The Overuse of Antibiotics

By Marlena Norwood

Most people have taken an antibiotic to rid their body of a pesky bacterial infection. What if suddenly our cherished antibiotics were no longer effective? Those pesky bacterial infections could develop into life-threatening conditions.

When an antibiotic is used to fight off bacteria, that bacterium evolves over time to become resistant – a natural result of its survival instinct. However, with overuse and misuse of antibiotics, that evolution becomes rapid, creating incredibly scary strains of antimicrobial-resistant bacteria – and we are left with no antibiotic that can fight it off. The unsustainable use of antibiotics is currently happening on a global scale.

Why are we constantly overusing and misusing antibiotics? First, many patients don’t understand the difference between a viral infection and a bacterial infection. According to the American College of Physicians, about half of all antibiotics prescribed by doctors are prescribed for viral infections, which antibiotics don’t even touch. Any bacteria in the patient’s body now have the opportunity to evolve into a resistant and potentially dangerous strain.

Another area in which antibiotics are grossly overused is in industrial agriculture. Livestock are pumped with antibiotics to increase the muscle mass of the animal. More meat may sound tempting, but it comes at a price. Those unnecessary antibiotics fed daily to livestock transfer to the consumer with every bite.

doctor for antibiotics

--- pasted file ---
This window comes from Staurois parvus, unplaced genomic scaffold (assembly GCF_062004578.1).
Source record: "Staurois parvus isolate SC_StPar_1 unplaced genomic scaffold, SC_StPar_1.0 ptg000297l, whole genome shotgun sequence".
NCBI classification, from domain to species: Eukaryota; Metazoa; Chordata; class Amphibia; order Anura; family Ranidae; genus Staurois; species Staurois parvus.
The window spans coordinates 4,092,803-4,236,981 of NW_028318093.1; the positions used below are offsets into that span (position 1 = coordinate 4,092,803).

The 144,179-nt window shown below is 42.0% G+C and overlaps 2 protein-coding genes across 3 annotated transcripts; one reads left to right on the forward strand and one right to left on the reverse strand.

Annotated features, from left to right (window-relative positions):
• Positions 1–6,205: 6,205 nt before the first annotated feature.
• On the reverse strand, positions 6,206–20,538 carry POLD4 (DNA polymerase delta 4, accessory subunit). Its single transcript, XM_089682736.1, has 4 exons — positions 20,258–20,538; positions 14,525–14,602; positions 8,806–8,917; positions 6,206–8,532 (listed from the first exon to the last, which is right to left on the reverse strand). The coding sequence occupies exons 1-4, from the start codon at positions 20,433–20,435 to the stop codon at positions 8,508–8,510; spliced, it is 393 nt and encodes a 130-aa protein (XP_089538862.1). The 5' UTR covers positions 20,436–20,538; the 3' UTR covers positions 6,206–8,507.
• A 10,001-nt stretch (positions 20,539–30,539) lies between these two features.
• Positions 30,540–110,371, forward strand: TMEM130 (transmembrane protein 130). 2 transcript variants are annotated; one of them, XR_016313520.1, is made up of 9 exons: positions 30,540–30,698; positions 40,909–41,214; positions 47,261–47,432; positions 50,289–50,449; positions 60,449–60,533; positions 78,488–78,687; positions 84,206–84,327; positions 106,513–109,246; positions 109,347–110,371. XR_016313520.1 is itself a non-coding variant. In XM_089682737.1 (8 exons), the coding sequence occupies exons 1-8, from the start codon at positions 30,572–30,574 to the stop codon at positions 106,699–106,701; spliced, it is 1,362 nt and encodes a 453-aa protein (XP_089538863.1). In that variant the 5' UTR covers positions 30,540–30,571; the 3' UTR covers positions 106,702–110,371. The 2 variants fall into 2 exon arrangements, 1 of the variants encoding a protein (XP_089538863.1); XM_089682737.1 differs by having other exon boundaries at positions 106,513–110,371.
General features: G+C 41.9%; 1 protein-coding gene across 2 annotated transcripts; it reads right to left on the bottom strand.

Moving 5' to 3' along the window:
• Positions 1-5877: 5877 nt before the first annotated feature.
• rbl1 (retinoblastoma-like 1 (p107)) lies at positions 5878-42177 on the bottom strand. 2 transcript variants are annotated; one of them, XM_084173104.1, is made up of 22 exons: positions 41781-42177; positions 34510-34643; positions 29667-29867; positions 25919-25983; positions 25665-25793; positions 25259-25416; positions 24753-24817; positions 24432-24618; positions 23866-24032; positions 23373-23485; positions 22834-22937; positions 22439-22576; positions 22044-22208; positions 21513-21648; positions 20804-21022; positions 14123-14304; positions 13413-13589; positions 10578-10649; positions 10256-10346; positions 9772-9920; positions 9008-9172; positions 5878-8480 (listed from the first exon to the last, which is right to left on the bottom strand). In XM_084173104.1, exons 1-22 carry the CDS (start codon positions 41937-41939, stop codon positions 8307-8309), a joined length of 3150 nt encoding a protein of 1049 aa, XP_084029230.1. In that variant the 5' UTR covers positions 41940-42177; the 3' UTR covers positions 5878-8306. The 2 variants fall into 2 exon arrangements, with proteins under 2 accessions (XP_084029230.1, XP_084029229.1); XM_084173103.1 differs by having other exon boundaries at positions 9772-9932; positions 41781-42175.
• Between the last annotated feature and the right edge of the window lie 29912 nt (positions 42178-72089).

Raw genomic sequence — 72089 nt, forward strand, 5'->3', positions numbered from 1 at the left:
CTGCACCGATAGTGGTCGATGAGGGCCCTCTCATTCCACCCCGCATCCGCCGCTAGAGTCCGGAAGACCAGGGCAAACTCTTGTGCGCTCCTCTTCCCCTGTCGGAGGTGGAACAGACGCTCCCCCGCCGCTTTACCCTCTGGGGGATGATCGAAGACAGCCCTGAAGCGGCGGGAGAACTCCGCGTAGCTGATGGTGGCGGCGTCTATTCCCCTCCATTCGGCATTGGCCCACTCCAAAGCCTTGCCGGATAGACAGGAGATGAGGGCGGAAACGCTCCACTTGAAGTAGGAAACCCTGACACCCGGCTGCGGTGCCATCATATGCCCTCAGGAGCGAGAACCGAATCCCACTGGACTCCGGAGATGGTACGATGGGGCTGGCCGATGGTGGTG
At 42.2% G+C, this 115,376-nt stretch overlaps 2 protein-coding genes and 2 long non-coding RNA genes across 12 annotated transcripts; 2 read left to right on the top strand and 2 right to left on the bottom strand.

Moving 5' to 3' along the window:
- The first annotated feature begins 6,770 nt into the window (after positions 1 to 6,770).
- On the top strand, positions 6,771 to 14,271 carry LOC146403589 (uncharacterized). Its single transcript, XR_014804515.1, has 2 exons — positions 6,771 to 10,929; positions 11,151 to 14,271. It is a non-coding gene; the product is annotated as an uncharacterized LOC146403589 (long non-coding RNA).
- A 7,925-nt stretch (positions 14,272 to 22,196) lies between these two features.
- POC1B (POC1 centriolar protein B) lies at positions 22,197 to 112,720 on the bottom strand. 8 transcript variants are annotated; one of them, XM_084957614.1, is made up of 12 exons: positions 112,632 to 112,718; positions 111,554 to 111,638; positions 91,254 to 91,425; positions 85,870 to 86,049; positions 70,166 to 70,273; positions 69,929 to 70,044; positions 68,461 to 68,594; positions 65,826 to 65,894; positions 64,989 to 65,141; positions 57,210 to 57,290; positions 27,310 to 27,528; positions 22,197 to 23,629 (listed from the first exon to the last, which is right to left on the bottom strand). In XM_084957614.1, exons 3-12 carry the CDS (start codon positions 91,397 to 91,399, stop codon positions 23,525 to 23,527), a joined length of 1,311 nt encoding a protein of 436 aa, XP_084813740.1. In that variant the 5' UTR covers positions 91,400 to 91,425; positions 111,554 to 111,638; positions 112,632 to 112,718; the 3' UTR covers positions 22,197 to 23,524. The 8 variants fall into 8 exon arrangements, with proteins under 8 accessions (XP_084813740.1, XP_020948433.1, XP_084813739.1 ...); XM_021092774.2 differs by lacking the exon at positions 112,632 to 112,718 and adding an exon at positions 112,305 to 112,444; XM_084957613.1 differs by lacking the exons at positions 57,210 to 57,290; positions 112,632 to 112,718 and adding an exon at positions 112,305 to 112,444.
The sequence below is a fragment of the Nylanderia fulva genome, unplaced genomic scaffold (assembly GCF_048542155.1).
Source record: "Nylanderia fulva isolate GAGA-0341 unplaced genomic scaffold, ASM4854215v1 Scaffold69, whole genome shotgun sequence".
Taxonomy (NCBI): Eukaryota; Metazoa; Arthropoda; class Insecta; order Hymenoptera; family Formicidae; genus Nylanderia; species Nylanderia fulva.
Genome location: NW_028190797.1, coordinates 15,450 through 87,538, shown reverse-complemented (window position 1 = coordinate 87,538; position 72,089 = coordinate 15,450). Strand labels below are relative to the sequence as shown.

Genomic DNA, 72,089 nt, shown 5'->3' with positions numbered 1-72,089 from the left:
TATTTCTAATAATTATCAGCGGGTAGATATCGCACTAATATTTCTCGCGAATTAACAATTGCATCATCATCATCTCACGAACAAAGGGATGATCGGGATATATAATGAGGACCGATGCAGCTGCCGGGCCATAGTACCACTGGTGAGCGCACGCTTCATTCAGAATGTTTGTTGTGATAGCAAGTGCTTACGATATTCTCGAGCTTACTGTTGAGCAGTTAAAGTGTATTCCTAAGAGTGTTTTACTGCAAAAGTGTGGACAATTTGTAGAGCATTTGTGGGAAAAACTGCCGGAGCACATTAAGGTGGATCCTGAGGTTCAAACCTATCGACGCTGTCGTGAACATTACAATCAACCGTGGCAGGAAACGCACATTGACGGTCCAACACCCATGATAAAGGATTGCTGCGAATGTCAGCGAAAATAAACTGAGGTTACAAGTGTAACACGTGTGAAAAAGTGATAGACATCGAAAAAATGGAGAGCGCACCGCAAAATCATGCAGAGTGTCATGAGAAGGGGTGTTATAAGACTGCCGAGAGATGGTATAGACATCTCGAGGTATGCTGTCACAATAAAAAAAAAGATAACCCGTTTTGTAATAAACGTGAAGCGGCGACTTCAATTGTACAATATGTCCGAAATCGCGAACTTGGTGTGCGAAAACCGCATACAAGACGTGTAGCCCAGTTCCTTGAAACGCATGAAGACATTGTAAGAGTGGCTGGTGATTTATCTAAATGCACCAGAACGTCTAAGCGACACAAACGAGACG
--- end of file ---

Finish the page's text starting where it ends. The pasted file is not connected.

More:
The World Health Organization lists six reasons antimicrobial resistance is a major concern for us all – most alarming is that it limits the control of infectious diseases, threatening to send us back in time to when we were at the mercy of devastating bacterial plagues.

Unfortunately, that’s a current reality with tuberculosis. Not only are there strains of multi-drug-resistant TB, and extremely drug-resistant TB, but also totally drug-resistant TB. If we want our health to move forward, not backward, a collective shift in our perceptions and practices as a global population is absolutely necessary.

Paul Pottinger, a professor in Infectious Disease Medicine at the University of Washington, believes there is a way to sustainably slow the emergence of antimicrobial-resistant strains. As a physician, Pottinger advocates for the constant development of new strains of antibiotics to fight off dangerous bacteria. However, he stresses that the key is to use these new antibiotics and the ones currently on the market very prudently so that they do not rapidly become ineffective. In this way, we can sustain the necessary use of antibiotics, without unnecessarily endangering human health.

Here’s what you can do as a patient and as a consumer:

  • Understand the difference between a bacterial infection and a viral infection before you ask for antibiotics
  • The next time your doctor wants to prescribe antibiotics, make sure that he/she has done thorough diagnostic testing to confirm that the infection is bacterial
  • Eat less meat
  • When you do eat meat, make an effort to eat meat raised without the use of antibiotics
  • Spread the word about antibiotic overuse to friends and family, so they can limit their antibiotic use as well
  • Check out the Alliance for the Prudent Use of Antibiotics (APUA) website